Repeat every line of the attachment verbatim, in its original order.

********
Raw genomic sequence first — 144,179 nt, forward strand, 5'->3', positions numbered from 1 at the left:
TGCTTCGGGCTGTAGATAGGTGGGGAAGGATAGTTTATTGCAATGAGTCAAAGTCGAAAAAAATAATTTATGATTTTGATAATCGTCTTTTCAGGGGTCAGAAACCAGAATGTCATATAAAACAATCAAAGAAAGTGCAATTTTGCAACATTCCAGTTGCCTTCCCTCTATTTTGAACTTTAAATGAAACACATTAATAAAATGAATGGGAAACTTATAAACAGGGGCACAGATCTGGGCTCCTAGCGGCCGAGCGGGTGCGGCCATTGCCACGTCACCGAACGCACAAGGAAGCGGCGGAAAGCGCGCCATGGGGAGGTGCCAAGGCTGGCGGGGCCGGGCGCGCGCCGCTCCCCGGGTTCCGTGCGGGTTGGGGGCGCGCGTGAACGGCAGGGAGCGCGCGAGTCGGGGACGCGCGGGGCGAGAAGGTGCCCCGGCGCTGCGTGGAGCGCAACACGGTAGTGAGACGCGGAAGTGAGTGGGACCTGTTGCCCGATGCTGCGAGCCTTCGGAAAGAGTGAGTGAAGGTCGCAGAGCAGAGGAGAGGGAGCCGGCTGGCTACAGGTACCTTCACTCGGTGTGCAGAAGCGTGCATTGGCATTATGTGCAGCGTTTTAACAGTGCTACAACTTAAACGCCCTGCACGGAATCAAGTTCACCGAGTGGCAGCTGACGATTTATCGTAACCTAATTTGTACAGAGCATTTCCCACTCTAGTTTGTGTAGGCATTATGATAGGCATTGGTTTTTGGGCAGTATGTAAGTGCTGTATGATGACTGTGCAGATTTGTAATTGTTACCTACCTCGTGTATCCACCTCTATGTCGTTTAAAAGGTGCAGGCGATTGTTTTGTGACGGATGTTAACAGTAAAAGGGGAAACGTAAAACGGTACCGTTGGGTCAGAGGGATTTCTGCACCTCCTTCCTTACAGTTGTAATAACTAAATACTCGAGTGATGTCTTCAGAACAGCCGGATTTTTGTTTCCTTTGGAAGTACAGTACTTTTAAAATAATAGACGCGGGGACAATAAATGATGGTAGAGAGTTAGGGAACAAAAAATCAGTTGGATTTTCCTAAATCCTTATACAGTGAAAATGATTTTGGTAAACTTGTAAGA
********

Raw genomic sequence first — 144,179 nt, forward strand, 5'->3', positions numbered from 1 at the left:
TGCTTCGGGCTGTAGATAGGTGGGGAAGGATAGTTTATTGCAATGAGTCAAAGTCGAAAAAAATAATTTATGATTTTGATAATCGTCTTTTCAGGGGTCAGAAACCAGAATGTCATATAAAACAATCAAAGAAAGTGCAATTTTGCAACATTCCAGTTGCCTTCCCTCTATTTTGAACTTTAAATGAAACACATTAATAAAATGAATGGGAAACTTATAAACAGGGGCACAGATCTGGGCTCCTAGCGGCCGAGCGGGTGCGGCCATTGCCACGTCACCGAACGCACAAGGAAGCGGCGGAAAGCGCGCCATGGGGAGGTGCCAAGGCTGGCGGGGCCGGGCGCGCGCCGCTCCCCGGGTTCCGTGCGGGTTGGGGGCGCGCGTGAACGGCAGGGAGCGCGCGAGTCGGGGACGCGCGGGGCGAGAAGGTGCCCCGGCGCTGCGTGGAGCGCAACACGGTAGTGAGACGCGGAAGTGAGTGGGACCTGTTGCCCGATGCTGCGAGCCTTCGGAAAGAGTGAGTGAAGGTCGCAGAGCAGAGGAGAGGGAGCCGGCTGGCTACAGGTACCTTCACTCGGTGTGCAGAAGCGTGCATTGGCATTATGTGCAGCGTTTTAACAGTGCTACAACTTAAACGCCCTGCACGGAATCAAGTTCACCGAGTGGCAGCTGACGATTTATCGTAACCTAATTTGTACAGAGCATTTCCCACTCTAGTTTGTGTAGGCATTATGATAGGCATTGGTTTTTGGGCAGTATGTAAGTGCTGTATGATGACTGTGCAGATTTGTAATTGTTACCTACCTCGTGTATCCACCTCTATGTCGTTTAAAAGGTGCAGGCGATTGTTTTGTGACGGATGTTAACAGTAAAAGGGGAAACGTAAAACGGTACCGTTGGGTCAGAGGGATTTCTGCACCTCCTTCCTTACAGTTGTAATAACTAAATACTCGAGTGATGTCTTCAGAACAGCCGGATTTTTGTTTCCTTTGGAAGTACAGTACTTTTAAAATAATAGACGCGGGGACAATAAATGATGGTAGAGAGTTAGGGAACAAAAAATCAGTTGGATTTTCCTAAATCCTTATACAGTGAAAATGATTTTGGTAAACTTGTAAGA